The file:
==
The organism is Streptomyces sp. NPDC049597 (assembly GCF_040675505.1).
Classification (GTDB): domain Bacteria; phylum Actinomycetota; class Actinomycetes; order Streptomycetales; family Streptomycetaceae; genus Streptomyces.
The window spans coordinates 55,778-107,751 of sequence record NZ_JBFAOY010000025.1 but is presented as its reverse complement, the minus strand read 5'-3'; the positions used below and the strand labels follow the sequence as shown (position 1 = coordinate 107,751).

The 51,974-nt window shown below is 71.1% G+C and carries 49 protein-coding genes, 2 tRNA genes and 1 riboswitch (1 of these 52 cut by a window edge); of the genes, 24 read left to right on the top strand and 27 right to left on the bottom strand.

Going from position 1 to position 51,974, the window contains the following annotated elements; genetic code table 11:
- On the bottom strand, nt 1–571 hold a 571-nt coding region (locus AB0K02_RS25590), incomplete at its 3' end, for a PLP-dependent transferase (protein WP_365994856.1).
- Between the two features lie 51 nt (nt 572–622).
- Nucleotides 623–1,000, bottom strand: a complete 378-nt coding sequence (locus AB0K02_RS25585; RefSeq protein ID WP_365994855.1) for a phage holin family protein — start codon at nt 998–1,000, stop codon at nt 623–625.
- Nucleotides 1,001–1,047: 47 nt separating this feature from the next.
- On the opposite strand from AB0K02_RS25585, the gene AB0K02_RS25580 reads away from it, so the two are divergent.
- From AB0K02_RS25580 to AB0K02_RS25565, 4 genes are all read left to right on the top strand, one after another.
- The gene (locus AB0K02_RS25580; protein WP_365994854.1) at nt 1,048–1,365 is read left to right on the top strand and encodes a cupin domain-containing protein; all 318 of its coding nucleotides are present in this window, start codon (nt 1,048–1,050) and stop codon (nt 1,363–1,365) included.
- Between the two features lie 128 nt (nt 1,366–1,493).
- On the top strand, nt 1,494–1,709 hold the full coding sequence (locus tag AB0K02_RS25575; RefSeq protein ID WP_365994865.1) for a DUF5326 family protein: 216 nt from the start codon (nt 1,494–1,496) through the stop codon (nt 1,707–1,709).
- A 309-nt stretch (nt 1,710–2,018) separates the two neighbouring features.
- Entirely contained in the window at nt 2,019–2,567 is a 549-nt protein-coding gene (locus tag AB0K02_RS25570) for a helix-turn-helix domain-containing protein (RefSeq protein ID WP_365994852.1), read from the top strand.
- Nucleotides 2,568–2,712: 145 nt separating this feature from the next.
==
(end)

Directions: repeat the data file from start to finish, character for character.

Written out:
The organism is Streptomyces sp. NPDC049597 (assembly GCF_040675505.1).
Classification (GTDB): domain Bacteria; phylum Actinomycetota; class Actinomycetes; order Streptomycetales; family Streptomycetaceae; genus Streptomyces.
The window spans coordinates 55,778-107,751 of sequence record NZ_JBFAOY010000025.1 but is presented as its reverse complement, the minus strand read 5'-3'; the positions used below and the strand labels follow the sequence as shown (position 1 = coordinate 107,751).

The 51,974-nt window shown below is 71.1% G+C and carries 49 protein-coding genes, 2 tRNA genes and 1 riboswitch (1 of these 52 cut by a window edge); of the genes, 24 read left to right on the top strand and 27 right to left on the bottom strand.

Going from position 1 to position 51,974, the window contains the following annotated elements; genetic code table 11:
- On the bottom strand, nt 1–571 hold a 571-nt coding region (locus AB0K02_RS25590), incomplete at its 3' end, for a PLP-dependent transferase (protein WP_365994856.1).
- Between the two features lie 51 nt (nt 572–622).
- Nucleotides 623–1,000, bottom strand: a complete 378-nt coding sequence (locus AB0K02_RS25585; RefSeq protein ID WP_365994855.1) for a phage holin family protein — start codon at nt 998–1,000, stop codon at nt 623–625.
- Nucleotides 1,001–1,047: 47 nt separating this feature from the next.
- On the opposite strand from AB0K02_RS25585, the gene AB0K02_RS25580 reads away from it, so the two are divergent.
- From AB0K02_RS25580 to AB0K02_RS25565, 4 genes are all read left to right on the top strand, one after another.
- The gene (locus AB0K02_RS25580; protein WP_365994854.1) at nt 1,048–1,365 is read left to right on the top strand and encodes a cupin domain-containing protein; all 318 of its coding nucleotides are present in this window, start codon (nt 1,048–1,050) and stop codon (nt 1,363–1,365) included.
- Between the two features lie 128 nt (nt 1,366–1,493).
- On the top strand, nt 1,494–1,709 hold the full coding sequence (locus tag AB0K02_RS25575; RefSeq protein ID WP_365994865.1) for a DUF5326 family protein: 216 nt from the start codon (nt 1,494–1,496) through the stop codon (nt 1,707–1,709).
- A 309-nt stretch (nt 1,710–2,018) separates the two neighbouring features.
- Entirely contained in the window at nt 2,019–2,567 is a 549-nt protein-coding gene (locus tag AB0K02_RS25570) for a helix-turn-helix domain-containing protein (RefSeq protein ID WP_365994852.1), read from the top strand.
- Nucleotides 2,568–2,712: 145 nt separating this feature from the next.